Content warning for mentions of rape, discrimination, injustice.
We have Orthodoxy all wrong. A common perception among the Orthodox is that their way of life is the only moral way to do what Hashem wants of us. I grew up like that. I don’t believe it anymore.
Because here’s the funny thing about Orthodoxy. It should be defined as a group of people who strictly keep the mitzvos. All the mitzvos, or realistically, as many as possible as best as they can. But realistically, that’s not how it works it out.
See, some mitzvahs are more valued then others. We are not meant to value mitzvahs and their rewards, but in all honesty, we do. Tznius is over-emphasised for women to the point that it undermines itself. Instead of stam worrying about out looks, we’re obsessing over skirt lengths and belittling other, actual mitzvos. (Tznius as a dress code is not mentioned in Tanach whatsoever.)
Keeping kosher is extremely important. Keeping shabbos. Davening in shule. Not being LGBT. The cornerstones of Orthodox life. Drop any of those, wear pants, eat non-kosher, stop going to shule, fall in love with someone of the same gender, and you’ve gone Off the Derech. Those are the rules. You’ll notice, they are largely Bein Adam LaMakom, between humanity and Hashem.
And then there are the mitzvahs that are less valued. Speaking kindly of each other. Judging favourably. Not embarrassing people. They’re given a lot of lip service, sure, but they’re not valued the same. Eating non-kosher is BAD, while being rude to someone is just bad. Wearing pants is GOING OFF THE DERECH, but saying something racist can be totally accepted. Rapists and molesters are hidden away, their victims left to struggle in stifling silence, while the perpetrators are left, not only to roam free, but to remain Orthodox.
Racism, sexism, ableism, homophobia, fat shaming, it’s all there and acceptable. Engage in any of it and you might get a few funny looks, you might get told to cut it out, but you’re still Orthodox. We have our priorities all backwards.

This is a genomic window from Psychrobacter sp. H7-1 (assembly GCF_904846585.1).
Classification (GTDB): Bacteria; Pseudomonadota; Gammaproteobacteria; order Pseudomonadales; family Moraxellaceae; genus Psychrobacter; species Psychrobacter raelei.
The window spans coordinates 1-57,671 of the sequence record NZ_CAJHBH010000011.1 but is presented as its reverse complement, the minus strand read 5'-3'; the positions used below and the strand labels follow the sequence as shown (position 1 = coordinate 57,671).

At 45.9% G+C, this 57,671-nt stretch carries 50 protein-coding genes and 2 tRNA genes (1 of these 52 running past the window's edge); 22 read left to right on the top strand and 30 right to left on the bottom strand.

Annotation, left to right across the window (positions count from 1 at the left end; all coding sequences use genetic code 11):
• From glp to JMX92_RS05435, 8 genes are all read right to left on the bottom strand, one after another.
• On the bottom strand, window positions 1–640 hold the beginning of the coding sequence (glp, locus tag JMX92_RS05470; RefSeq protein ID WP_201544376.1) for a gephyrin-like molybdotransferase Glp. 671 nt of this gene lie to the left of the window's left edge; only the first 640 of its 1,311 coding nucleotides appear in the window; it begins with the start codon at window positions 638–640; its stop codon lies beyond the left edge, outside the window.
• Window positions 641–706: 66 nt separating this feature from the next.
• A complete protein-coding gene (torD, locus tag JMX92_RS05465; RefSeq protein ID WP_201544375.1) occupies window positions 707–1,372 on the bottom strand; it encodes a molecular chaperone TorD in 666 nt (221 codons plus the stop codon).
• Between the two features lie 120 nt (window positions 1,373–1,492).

I said before that we aren’t supposed to value mitzvos and their rewards. I’m going to contradict myself a bit. Because we are taught to seriously value some mitzvos. The generation of the flood were destroyed for stealing and murdering each other. The generation of the tower, trying to fight Hashem Themselves, were merely given different languages and dispersed. Our first exile as a people was 70 years, for the crime of idol worship and forbidden relationships (and murder; but largely Bein Adam LaMakom). Our current exile is over two thousand years for Sin’at Chinam. On top of that… just one more example, we know we are not supposed to lie or repeat falsehoods. Aharon HaCohen would lie to arguing people in order to bring peace between them. There is a very strong emphasis in our tradition of treating people well, at the expense of complete truth. That fighting Hashem, which is part of the territory of being Jewish, is far less serious than fighting between ourselves.
So while Orthodoxy should be defined as keeping as many mitzvos as best we can, that’s simply not what it is. Orthodoxy is an emphasis on certain mitzvos, and certain elements of lifestyle over others, all the while believing that this is the only way to be good and moral.
Orthodoxy is wrong.
And before you say ‘well the rapists aren’t really Orthodox then are they’ – they are hidden from police. Their victims are hushed and blamed. They are still called up to the Torah and they still run schools and they still get invited out for Shabbos lunch. They are Orthodox.
And before you say ‘don’t judge Judaism by the Jews’ – Judaism is built upon community and family. Judaism *is* the Jews.
So, I am no longer Orthodox. I can’t stay in a community in which going out for Shabbos means sitting at the table and listening to people say sexist, racist, homophobic, awful awful things. When I’m shouted down, ignored, made to sit in the dark (this happened once), because I am not a man. Where I’m never asked for a Dvar Torah, where other people who don’t fit the mold are mocked and belittled, I can’t stay. I can’t fight when I am not a straight man, when my voice is stripped away, when my rights are ignored. I wish I could make it better, but that’s beyond me. I cannot jail every rapist, I cannot teach every woman that we need to see each other and strangers as more than skirt lengths and kugel recipes because the other voices are too loud and too powerful.
I know there are other communities out there, I know this is not all of Judaism, and I cling to that with desperation. I don’t live in a metropolis of Jewish life, I don’t have many options. At least not everyone feels so alienated.
So yeah, I grew up Orthodox. I thought that would be my whole life forever. I’m heartbroken to walk away, but staying would mean belittling myself and my dignity and my mental health. And Pikuach Nefesh is supposed to come first. So I’m still religious. I’m still deeply connected to our heritage, to our ancestors, to Hashem. I still want to do good. I still have values. But I can’t be Orthodox anymore. And I’m sorry for that.
Photo credit: Raw Herring on Flickr